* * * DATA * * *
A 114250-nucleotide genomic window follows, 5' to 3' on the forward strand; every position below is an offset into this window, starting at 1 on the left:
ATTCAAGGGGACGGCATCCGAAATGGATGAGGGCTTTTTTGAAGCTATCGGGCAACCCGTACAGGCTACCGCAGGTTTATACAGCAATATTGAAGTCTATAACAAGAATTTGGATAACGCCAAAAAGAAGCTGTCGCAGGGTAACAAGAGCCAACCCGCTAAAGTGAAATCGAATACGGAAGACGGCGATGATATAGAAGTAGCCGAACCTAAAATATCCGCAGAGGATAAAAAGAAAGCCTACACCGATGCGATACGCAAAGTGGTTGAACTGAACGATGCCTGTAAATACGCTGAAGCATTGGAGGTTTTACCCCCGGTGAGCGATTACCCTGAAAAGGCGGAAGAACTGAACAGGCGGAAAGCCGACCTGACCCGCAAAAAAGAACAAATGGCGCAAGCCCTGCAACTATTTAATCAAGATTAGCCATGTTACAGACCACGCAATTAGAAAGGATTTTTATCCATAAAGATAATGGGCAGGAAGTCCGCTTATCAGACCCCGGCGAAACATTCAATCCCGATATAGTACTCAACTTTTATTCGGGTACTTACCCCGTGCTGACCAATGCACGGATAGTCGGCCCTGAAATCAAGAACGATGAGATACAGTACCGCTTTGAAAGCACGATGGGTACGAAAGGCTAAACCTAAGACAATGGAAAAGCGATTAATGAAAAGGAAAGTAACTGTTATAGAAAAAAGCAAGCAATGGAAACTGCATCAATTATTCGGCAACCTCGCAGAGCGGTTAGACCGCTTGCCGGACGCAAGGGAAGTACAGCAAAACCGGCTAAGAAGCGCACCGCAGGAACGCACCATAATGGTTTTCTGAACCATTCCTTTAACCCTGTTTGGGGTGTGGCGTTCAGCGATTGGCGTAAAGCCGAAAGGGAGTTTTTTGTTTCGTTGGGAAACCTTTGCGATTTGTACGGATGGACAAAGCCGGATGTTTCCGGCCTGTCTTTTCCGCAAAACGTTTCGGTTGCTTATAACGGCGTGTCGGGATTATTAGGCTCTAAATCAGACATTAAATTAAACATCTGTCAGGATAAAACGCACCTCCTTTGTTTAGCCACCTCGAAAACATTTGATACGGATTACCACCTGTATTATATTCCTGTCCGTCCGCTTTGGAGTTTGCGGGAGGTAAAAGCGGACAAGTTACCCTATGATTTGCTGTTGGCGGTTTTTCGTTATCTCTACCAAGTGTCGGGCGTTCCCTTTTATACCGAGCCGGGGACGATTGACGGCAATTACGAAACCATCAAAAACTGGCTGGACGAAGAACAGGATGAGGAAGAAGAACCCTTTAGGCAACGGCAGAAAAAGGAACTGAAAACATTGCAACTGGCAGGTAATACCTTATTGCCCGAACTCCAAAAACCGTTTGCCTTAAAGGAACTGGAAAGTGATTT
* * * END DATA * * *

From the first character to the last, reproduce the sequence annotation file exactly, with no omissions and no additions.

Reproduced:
A 114250-nucleotide genomic window follows, 5' to 3' on the forward strand; every position below is an offset into this window, starting at 1 on the left:
ATTCAAGGGGACGGCATCCGAAATGGATGAGGGCTTTTTTGAAGCTATCGGGCAACCCGTACAGGCTACCGCAGGTTTATACAGCAATATTGAAGTCTATAACAAGAATTTGGATAACGCCAAAAAGAAGCTGTCGCAGGGTAACAAGAGCCAACCCGCTAAAGTGAAATCGAATACGGAAGACGGCGATGATATAGAAGTAGCCGAACCTAAAATATCCGCAGAGGATAAAAAGAAAGCCTACACCGATGCGATACGCAAAGTGGTTGAACTGAACGATGCCTGTAAATACGCTGAAGCATTGGAGGTTTTACCCCCGGTGAGCGATTACCCTGAAAAGGCGGAAGAACTGAACAGGCGGAAAGCCGACCTGACCCGCAAAAAAGAACAAATGGCGCAAGCCCTGCAACTATTTAATCAAGATTAGCCATGTTACAGACCACGCAATTAGAAAGGATTTTTATCCATAAAGATAATGGGCAGGAAGTCCGCTTATCAGACCCCGGCGAAACATTCAATCCCGATATAGTACTCAACTTTTATTCGGGTACTTACCCCGTGCTGACCAATGCACGGATAGTCGGCCCTGAAATCAAGAACGATGAGATACAGTACCGCTTTGAAAGCACGATGGGTACGAAAGGCTAAACCTAAGACAATGGAAAAGCGATTAATGAAAAGGAAAGTAACTGTTATAGAAAAAAGCAAGCAATGGAAACTGCATCAATTATTCGGCAACCTCGCAGAGCGGTTAGACCGCTTGCCGGACGCAAGGGAAGTACAGCAAAACCGGCTAAGAAGCGCACCGCAGGAACGCACCATAATGGTTTTCTGAACCATTCCTTTAACCCTGTTTGGGGTGTGGCGTTCAGCGATTGGCGTAAAGCCGAAAGGGAGTTTTTTGTTTCGTTGGGAAACCTTTGCGATTTGTACGGATGGACAAAGCCGGATGTTTCCGGCCTGTCTTTTCCGCAAAACGTTTCGGTTGCTTATAACGGCGTGTCGGGATTATTAGGCTCTAAATCAGACATTAAATTAAACATCTGTCAGGATAAAACGCACCTCCTTTGTTTAGCCACCTCGAAAACATTTGATACGGATTACCACCTGTATTATATTCCTGTCCGTCCGCTTTGGAGTTTGCGGGAGGTAAAAGCGGACAAGTTACCCTATGATTTGCTGTTGGCGGTTTTTCGTTATCTCTACCAAGTGTCGGGCGTTCCCTTTTATACCGAGCCGGGGACGATTGACGGCAATTACGAAACCATCAAAAACTGGCTGGACGAAGAACAGGATGAGGAAGAAGAACCCTTTAGGCAACGGCAGAAAAAGGAACTGAAAACATTGCAACTGGCAGGTAATACCTTATTGCCCGAACTCCAAAAACCGTTTGCCTTAAAGGAACTGGAAAGTGATTT